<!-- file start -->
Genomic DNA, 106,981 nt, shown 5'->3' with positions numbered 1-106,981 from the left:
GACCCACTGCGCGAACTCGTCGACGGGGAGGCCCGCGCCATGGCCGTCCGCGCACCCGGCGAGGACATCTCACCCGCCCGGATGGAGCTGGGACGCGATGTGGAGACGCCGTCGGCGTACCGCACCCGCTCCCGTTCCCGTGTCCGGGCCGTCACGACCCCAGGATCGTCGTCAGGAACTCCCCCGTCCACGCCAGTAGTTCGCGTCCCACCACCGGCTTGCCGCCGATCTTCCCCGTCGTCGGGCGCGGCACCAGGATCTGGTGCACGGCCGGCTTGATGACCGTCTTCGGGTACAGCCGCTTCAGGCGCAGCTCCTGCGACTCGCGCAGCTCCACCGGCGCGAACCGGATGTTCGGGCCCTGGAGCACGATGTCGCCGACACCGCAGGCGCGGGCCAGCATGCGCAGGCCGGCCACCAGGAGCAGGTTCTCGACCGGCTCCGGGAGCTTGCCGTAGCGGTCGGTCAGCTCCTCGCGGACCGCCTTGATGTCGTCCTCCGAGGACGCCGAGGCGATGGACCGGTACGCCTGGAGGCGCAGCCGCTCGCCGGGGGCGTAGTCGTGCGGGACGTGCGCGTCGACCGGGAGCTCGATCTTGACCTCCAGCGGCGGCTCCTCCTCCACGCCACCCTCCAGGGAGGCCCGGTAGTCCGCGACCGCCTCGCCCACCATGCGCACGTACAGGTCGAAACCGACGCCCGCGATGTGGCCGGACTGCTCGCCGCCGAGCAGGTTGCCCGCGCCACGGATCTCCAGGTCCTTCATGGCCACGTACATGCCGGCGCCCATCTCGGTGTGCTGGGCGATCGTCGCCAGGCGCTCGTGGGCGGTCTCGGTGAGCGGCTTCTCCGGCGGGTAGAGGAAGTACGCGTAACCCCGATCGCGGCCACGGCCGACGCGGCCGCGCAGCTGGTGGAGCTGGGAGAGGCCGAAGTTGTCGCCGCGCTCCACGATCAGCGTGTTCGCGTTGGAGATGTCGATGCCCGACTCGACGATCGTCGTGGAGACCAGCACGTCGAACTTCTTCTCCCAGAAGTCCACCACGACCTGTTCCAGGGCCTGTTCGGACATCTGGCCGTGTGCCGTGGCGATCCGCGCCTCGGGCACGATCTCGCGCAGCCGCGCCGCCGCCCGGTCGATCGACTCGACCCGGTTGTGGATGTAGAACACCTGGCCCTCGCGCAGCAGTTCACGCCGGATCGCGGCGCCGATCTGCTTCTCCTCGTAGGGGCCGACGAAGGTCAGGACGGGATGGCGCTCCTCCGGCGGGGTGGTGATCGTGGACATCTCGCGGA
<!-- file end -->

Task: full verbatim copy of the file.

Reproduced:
Genomic DNA, 106,981 nt, shown 5'->3' with positions numbered 1-106,981 from the left:
GACCCACTGCGCGAACTCGTCGACGGGGAGGCCCGCGCCATGGCCGTCCGCGCACCCGGCGAGGACATCTCACCCGCCCGGATGGAGCTGGGACGCGATGTGGAGACGCCGTCGGCGTACCGCACCCGCTCCCGTTCCCGTGTCCGGGCCGTCACGACCCCAGGATCGTCGTCAGGAACTCCCCCGTCCACGCCAGTAGTTCGCGTCCCACCACCGGCTTGCCGCCGATCTTCCCCGTCGTCGGGCGCGGCACCAGGATCTGGTGCACGGCCGGCTTGATGACCGTCTTCGGGTACAGCCGCTTCAGGCGCAGCTCCTGCGACTCGCGCAGCTCCACCGGCGCGAACCGGATGTTCGGGCCCTGGAGCACGATGTCGCCGACACCGCAGGCGCGGGCCAGCATGCGCAGGCCGGCCACCAGGAGCAGGTTCTCGACCGGCTCCGGGAGCTTGCCGTAGCGGTCGGTCAGCTCCTCGCGGACCGCCTTGATGTCGTCCTCCGAGGACGCCGAGGCGATGGACCGGTACGCCTGGAGGCGCAGCCGCTCGCCGGGGGCGTAGTCGTGCGGGACGTGCGCGTCGACCGGGAGCTCGATCTTGACCTCCAGCGGCGGCTCCTCCTCCACGCCACCCTCCAGGGAGGCCCGGTAGTCCGCGACCGCCTCGCCCACCATGCGCACGTACAGGTCGAAACCGACGCCCGCGATGTGGCCGGACTGCTCGCCGCCGAGCAGGTTGCCCGCGCCACGGATCTCCAGGTCCTTCATGGCCACGTACATGCCGGCGCCCATCTCGGTGTGCTGGGCGATCGTCGCCAGGCGCTCGTGGGCGGTCTCGGTGAGCGGCTTCTCCGGCGGGTAGAGGAAGTACGCGTAACCCCGATCGCGGCCACGGCCGACGCGGCCGCGCAGCTGGTGGAGCTGGGAGAGGCCGAAGTTGTCGCCGCGCTCCACGATCAGCGTGTTCGCGTTGGAGATGTCGATGCCCGACTCGACGATCGTCGTGGAGACCAGCACGTCGAACTTCTTCTCCCAGAAGTCCACCACGACCTGTTCCAGGGCCTGTTCGGACATCTGGCCGTGTGCCGTGGCGATCCGCGCCTCGGGCACGATCTCGCGCAGCCGCGCCGCCGCCCGGTCGATCGACTCGACCCGGTTGTGGATGTAGAACACCTGGCCCTCGCGCAGCAGTTCACGCCGGATCGCGGCGCCGATCTGCTTCTCCTCGTAGGGGCCGACGAAGGTCAGGACGGGATGGCGCTCCTCCGGCGGGGTGGTGATCGTGGACATCTCGCGGA